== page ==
The wedding vase has been part of Pueblo life for centuries. The two spouts represent the separate lives of the bride and groom, which are united by the bridge at the top. The groom’s parents provide the wedding vase for use in the ceremony. On the day of the wedding, the vase is filled with holy water and given to the bride. She drinks from one side and the groom drinks from the other. This ceremony is equivalent to the exchanging of wedding bands.
The wedding vases presented here are meant to be used for display only and make wonderful wedding and anniversary gifts. Ceremonial pottery is considered sacred and is only made and given as gifts among tribal members. The pottery must be fired in a certain way to be hardened against water permeation, or otherwise sealed using pine pitch or wax.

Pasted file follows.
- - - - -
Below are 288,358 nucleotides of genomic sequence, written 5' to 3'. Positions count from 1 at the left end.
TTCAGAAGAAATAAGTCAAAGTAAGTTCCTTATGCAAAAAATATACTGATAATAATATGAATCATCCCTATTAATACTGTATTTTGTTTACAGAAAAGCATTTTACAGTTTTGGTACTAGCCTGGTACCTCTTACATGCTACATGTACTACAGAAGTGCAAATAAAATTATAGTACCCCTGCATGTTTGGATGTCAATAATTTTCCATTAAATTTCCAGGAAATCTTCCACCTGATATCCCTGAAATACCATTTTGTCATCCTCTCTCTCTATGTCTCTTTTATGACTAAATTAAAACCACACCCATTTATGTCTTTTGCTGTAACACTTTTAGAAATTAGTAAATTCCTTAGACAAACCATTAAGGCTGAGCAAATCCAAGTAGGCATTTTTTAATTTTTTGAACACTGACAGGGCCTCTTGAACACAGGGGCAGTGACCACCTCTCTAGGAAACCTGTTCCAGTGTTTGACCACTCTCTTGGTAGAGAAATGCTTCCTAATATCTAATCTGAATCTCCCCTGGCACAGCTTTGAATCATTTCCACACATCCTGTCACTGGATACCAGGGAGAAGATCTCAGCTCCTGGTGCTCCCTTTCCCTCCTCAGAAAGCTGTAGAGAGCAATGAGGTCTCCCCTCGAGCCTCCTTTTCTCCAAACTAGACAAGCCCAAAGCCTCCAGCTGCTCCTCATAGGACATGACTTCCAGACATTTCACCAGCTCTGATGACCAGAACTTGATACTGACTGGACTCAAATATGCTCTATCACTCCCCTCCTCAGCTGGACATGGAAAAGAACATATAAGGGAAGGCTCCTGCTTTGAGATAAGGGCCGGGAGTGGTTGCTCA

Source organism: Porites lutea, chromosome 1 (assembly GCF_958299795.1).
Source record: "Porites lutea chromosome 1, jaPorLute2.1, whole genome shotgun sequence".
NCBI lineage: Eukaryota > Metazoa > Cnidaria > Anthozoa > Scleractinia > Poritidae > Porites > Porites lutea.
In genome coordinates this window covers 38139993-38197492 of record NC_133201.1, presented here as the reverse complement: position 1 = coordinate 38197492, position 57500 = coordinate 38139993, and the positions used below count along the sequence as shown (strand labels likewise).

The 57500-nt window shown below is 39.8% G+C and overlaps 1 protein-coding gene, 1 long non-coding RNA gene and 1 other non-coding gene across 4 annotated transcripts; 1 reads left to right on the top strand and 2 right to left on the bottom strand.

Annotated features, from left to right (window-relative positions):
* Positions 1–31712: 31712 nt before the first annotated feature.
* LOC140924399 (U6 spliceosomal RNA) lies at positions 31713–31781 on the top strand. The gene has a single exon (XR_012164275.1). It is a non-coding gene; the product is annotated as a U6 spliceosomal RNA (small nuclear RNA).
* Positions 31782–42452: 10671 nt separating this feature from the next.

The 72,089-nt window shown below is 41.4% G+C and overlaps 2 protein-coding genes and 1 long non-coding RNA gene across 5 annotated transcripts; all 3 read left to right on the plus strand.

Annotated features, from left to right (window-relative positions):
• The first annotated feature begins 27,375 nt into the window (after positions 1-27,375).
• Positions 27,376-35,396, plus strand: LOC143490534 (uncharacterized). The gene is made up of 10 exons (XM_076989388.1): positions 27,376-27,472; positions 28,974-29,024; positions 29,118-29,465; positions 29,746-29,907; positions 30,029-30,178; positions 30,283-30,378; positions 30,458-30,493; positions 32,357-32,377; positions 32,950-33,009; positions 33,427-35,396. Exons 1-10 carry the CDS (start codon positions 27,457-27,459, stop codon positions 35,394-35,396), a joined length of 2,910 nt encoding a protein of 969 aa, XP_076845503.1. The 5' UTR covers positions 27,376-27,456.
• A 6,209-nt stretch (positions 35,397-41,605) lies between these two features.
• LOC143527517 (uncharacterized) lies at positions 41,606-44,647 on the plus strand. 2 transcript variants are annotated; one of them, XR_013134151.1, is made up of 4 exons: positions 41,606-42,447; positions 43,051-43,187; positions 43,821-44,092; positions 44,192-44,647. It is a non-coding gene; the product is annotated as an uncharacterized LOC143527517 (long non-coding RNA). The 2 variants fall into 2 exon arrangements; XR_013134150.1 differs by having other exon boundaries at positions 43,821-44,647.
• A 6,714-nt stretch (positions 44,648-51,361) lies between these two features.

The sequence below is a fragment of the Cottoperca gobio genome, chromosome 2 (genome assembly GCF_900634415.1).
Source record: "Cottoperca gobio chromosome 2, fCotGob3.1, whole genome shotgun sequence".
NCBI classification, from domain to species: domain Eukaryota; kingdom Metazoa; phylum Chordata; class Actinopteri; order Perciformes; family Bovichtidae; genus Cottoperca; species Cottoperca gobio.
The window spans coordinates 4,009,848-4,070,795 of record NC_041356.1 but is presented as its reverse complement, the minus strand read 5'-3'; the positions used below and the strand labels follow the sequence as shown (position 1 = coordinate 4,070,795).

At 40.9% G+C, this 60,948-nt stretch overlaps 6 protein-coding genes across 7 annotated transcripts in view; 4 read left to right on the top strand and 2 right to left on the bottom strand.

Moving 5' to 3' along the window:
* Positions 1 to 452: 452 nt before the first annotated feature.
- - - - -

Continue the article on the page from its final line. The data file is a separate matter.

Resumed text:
Jay specializes in hand painting ceramic pottery. She hand paints eye dazzling starburst and fine line patterns on wedding vases and other shapes of pottery. Jay was taught the traditional methods of hand coiling pottery using ancient traditional methods from her family members. However, she really enjoys the hand painting side of working with the pottery. She signs her pottery as Jay Vallo, Acoma.
13 5/8" Tall, 8 1/2" Wide